Kathleen McKeown | Summarizing the News (Automatically)

Kathleen McKeown
Henry and Gertrude Rothschild Professor of Computer Science
This profile is included in the publication Excellentia, which features current research of Columbia Engineering faculty members.
Photo by Eileen Barroso

At first glance, the nine-year-old Columbia Newsblaster Web site (newsblaster.cs.columbia.edu) looks like Google News. Both feature the day’s top stories plus sections on national, world, financial, and science/technology news.

The difference is their technologies. Google lists the first sentences of one news article and links to similar stories. Newsblaster publishes summaries of a dozen or more articles – all written and edited by software developed by Professor Kathleen McKeown.

“Newsblaster summarizes multiple news articles. We’re using similar technology to answer questions from information on the Web. Today, users read the documents their search returns to see if they are relevant. Our software takes the next step. It looks into the documents, pulls out the relevant information, and summarizes it in a paragraph.”

McKeown’s software starts by scraping 25 different Web sites for news every night. It uses key words to cluster articles and categorize topics, counting the number of articles in each cluster to determine its importance.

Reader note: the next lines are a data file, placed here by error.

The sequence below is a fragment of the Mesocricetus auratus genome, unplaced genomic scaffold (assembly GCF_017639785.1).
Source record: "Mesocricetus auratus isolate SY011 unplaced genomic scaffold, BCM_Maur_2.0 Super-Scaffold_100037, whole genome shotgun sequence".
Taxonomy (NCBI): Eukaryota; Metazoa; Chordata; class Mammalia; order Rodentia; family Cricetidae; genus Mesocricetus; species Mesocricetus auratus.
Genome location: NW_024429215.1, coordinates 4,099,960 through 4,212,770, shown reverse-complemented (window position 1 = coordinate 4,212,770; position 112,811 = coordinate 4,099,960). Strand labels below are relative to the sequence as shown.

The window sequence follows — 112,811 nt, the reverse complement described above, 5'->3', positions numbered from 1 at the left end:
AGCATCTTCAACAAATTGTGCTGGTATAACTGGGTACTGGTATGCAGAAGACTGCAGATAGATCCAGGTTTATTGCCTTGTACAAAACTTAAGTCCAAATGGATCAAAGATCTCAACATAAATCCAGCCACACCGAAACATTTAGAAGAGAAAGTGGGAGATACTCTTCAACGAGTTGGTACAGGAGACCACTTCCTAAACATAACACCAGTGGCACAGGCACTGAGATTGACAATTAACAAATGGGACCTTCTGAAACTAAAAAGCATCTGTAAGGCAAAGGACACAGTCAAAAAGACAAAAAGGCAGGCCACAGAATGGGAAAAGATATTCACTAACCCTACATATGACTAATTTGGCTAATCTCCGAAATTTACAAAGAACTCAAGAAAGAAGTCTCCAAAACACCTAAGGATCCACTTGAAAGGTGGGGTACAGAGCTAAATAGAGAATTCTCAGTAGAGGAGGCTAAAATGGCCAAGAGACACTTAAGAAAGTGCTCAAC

Once classified, the software uses several approaches to generate summaries. First, it extracts sentences from important sources, such as stories from prominent newspapers and wire services.

It also pairs each sentence with every other sentence in the cluster. It analyzes their similarity and groups related themes together.

“The software lines up the sentences in each group side by side and looks at where they overlap or intersect,” McKeown explained. “It is looking for phrases that say the same thing, where words overlap or there is paraphrasing.

“The software parses the sentences for grammatical structure, so it knows that this phrase functioned as a noun and that phrase acts as an adjective. This helps it align similar sentences and fuse phrases to create summary sentences. It then generates the summary by ordering the sentences, using information about chronological order of the events. It also edits for coherence, substitutes proper nouns for pronouns, and adds or removes references, depending on whether a person or place is well known or not,” she said.

The core technology has found other uses. A small company is using it to power smart phone applications that track and create timelines for breaking news on specific topics. Another application responds to open-ended questions, generating summaries of information about, for example, a particular event or a particular person. A third creates English summaries from news sources in other languages.

While some Newsblaster stories read like newspaper articles, others are choppier. Still, the technology could become an important tool for making sense of all the information on the Web.

B.A., Brown, 1976; M.S., Pennsylvania, 1979; Ph.D., 1982

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